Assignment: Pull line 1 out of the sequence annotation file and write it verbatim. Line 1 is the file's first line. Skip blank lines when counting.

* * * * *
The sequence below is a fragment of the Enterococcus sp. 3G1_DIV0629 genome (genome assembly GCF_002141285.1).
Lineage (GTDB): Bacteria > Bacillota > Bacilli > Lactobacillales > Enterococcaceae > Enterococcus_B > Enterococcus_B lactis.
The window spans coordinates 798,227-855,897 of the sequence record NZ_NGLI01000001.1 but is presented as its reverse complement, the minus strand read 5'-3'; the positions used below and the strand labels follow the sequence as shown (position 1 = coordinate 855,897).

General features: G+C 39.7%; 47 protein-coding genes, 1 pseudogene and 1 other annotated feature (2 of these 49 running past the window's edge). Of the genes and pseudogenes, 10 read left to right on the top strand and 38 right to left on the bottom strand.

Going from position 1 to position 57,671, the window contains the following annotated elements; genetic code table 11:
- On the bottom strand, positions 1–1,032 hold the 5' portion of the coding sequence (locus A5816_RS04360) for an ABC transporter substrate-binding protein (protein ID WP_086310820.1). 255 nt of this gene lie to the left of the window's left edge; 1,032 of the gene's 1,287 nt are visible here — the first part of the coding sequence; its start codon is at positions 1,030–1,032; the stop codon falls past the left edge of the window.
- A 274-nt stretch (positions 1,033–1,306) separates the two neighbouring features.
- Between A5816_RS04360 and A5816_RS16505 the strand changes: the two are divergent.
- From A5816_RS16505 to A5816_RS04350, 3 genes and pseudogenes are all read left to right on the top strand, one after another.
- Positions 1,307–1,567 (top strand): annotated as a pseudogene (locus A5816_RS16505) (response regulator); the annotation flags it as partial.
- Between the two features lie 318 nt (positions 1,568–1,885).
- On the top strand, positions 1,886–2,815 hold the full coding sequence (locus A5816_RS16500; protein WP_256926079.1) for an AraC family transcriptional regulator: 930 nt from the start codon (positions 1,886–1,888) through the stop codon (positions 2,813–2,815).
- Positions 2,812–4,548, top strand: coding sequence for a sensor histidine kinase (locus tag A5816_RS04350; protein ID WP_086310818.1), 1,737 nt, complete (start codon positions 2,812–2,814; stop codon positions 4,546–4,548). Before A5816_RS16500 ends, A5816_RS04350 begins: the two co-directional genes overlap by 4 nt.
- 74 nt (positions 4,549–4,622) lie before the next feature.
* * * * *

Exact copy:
The sequence below is a fragment of the Enterococcus sp. 3G1_DIV0629 genome (genome assembly GCF_002141285.1).